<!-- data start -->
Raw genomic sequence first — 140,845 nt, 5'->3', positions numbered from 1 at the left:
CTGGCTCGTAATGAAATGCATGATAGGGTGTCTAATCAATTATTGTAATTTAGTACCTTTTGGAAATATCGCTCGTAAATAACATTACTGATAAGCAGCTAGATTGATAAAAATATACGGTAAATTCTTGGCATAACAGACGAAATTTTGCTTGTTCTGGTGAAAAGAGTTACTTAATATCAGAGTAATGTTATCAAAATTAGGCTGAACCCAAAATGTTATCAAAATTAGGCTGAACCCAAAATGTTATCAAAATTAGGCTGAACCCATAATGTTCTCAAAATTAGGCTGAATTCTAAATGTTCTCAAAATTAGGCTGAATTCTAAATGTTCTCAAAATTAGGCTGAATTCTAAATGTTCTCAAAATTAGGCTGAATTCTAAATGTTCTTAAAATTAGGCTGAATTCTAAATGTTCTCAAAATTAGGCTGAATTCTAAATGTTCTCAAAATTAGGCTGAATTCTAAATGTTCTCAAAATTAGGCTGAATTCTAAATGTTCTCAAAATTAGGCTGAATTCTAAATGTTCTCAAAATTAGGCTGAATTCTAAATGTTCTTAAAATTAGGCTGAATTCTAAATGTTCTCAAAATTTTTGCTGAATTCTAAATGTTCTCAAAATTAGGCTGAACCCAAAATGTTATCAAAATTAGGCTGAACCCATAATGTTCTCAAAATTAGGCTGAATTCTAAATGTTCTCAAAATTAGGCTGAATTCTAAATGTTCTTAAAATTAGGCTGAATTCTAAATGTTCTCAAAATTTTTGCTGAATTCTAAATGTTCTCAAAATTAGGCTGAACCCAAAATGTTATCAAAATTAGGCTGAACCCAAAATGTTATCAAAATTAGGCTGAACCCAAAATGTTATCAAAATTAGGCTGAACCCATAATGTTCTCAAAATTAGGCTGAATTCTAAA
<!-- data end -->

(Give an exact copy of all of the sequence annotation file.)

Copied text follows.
Raw genomic sequence first — 140,845 nt, 5'->3', positions numbered from 1 at the left:
CTGGCTCGTAATGAAATGCATGATAGGGTGTCTAATCAATTATTGTAATTTAGTACCTTTTGGAAATATCGCTCGTAAATAACATTACTGATAAGCAGCTAGATTGATAAAAATATACGGTAAATTCTTGGCATAACAGACGAAATTTTGCTTGTTCTGGTGAAAAGAGTTACTTAATATCAGAGTAATGTTATCAAAATTAGGCTGAACCCAAAATGTTATCAAAATTAGGCTGAACCCAAAATGTTATCAAAATTAGGCTGAACCCATAATGTTCTCAAAATTAGGCTGAATTCTAAATGTTCTCAAAATTAGGCTGAATTCTAAATGTTCTCAAAATTAGGCTGAATTCTAAATGTTCTCAAAATTAGGCTGAATTCTAAATGTTCTTAAAATTAGGCTGAATTCTAAATGTTCTCAAAATTAGGCTGAATTCTAAATGTTCTCAAAATTAGGCTGAATTCTAAATGTTCTCAAAATTAGGCTGAATTCTAAATGTTCTCAAAATTAGGCTGAATTCTAAATGTTCTCAAAATTAGGCTGAATTCTAAATGTTCTTAAAATTAGGCTGAATTCTAAATGTTCTCAAAATTTTTGCTGAATTCTAAATGTTCTCAAAATTAGGCTGAACCCAAAATGTTATCAAAATTAGGCTGAACCCATAATGTTCTCAAAATTAGGCTGAATTCTAAATGTTCTCAAAATTAGGCTGAATTCTAAATGTTCTTAAAATTAGGCTGAATTCTAAATGTTCTCAAAATTTTTGCTGAATTCTAAATGTTCTCAAAATTAGGCTGAACCCAAAATGTTATCAAAATTAGGCTGAACCCAAAATGTTATCAAAATTAGGCTGAACCCAAAATGTTATCAAAATTAGGCTGAACCCATAATGTTCTCAAAATTAGGCTGAATTCTAAA